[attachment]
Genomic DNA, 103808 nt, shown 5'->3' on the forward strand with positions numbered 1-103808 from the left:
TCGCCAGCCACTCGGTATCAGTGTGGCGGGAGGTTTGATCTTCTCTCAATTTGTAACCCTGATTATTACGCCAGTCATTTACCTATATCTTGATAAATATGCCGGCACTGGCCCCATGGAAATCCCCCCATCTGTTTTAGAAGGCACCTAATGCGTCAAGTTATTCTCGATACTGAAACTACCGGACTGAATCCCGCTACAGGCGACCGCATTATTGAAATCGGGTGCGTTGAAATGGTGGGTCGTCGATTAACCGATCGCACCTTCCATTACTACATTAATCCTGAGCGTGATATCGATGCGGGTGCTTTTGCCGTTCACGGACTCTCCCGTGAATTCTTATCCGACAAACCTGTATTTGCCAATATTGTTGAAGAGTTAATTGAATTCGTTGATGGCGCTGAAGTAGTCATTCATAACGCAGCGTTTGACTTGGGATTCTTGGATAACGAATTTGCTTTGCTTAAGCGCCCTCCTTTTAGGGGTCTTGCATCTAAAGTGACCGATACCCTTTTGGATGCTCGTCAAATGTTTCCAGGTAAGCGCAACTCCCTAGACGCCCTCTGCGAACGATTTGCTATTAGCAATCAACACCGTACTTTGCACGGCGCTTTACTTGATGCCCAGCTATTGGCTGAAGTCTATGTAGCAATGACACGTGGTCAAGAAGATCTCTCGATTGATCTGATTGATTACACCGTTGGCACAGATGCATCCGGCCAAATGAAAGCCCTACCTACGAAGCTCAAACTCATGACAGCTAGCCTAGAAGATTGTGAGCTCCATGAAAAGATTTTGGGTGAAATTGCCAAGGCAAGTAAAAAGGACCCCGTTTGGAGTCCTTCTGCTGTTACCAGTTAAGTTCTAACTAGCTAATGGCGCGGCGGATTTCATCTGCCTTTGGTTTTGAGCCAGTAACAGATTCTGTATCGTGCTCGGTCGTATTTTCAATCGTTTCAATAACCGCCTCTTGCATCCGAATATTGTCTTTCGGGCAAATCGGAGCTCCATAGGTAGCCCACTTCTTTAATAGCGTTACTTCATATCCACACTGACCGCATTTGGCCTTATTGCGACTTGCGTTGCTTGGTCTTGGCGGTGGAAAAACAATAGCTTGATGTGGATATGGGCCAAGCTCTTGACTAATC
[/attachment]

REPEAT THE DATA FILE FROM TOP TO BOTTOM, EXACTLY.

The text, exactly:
Genomic DNA, 103808 nt, shown 5'->3' on the forward strand with positions numbered 1-103808 from the left:
TCGCCAGCCACTCGGTATCAGTGTGGCGGGAGGTTTGATCTTCTCTCAATTTGTAACCCTGATTATTACGCCAGTCATTTACCTATATCTTGATAAATATGCCGGCACTGGCCCCATGGAAATCCCCCCATCTGTTTTAGAAGGCACCTAATGCGTCAAGTTATTCTCGATACTGAAACTACCGGACTGAATCCCGCTACAGGCGACCGCATTATTGAAATCGGGTGCGTTGAAATGGTGGGTCGTCGATTAACCGATCGCACCTTCCATTACTACATTAATCCTGAGCGTGATATCGATGCGGGTGCTTTTGCCGTTCACGGACTCTCCCGTGAATTCTTATCCGACAAACCTGTATTTGCCAATATTGTTGAAGAGTTAATTGAATTCGTTGATGGCGCTGAAGTAGTCATTCATAACGCAGCGTTTGACTTGGGATTCTTGGATAACGAATTTGCTTTGCTTAAGCGCCCTCCTTTTAGGGGTCTTGCATCTAAAGTGACCGATACCCTTTTGGATGCTCGTCAAATGTTTCCAGGTAAGCGCAACTCCCTAGACGCCCTCTGCGAACGATTTGCTATTAGCAATCAACACCGTACTTTGCACGGCGCTTTACTTGATGCCCAGCTATTGGCTGAAGTCTATGTAGCAATGACACGTGGTCAAGAAGATCTCTCGATTGATCTGATTGATTACACCGTTGGCACAGATGCATCCGGCCAAATGAAAGCCCTACCTACGAAGCTCAAACTCATGACAGCTAGCCTAGAAGATTGTGAGCTCCATGAAAAGATTTTGGGTGAAATTGCCAAGGCAAGTAAAAAGGACCCCGTTTGGAGTCCTTCTGCTGTTACCAGTTAAGTTCTAACTAGCTAATGGCGCGGCGGATTTCATCTGCCTTTGGTTTTGAGCCAGTAACAGATTCTGTATCGTGCTCGGTCGTATTTTCAATCGTTTCAATAACCGCCTCTTGCATCCGAATATTGTCTTTCGGGCAAATCGGAGCTCCATAGGTAGCCCACTTCTTTAATAGCGTTACTTCATATCCACACTGACCGCATTTGGCCTTATTGCGACTTGCGTTGCTTGGTCTTGGCGGTGGAAAAACAATAGCTTGATGTGGATATGGGCCAAGCTCTTGACTAATC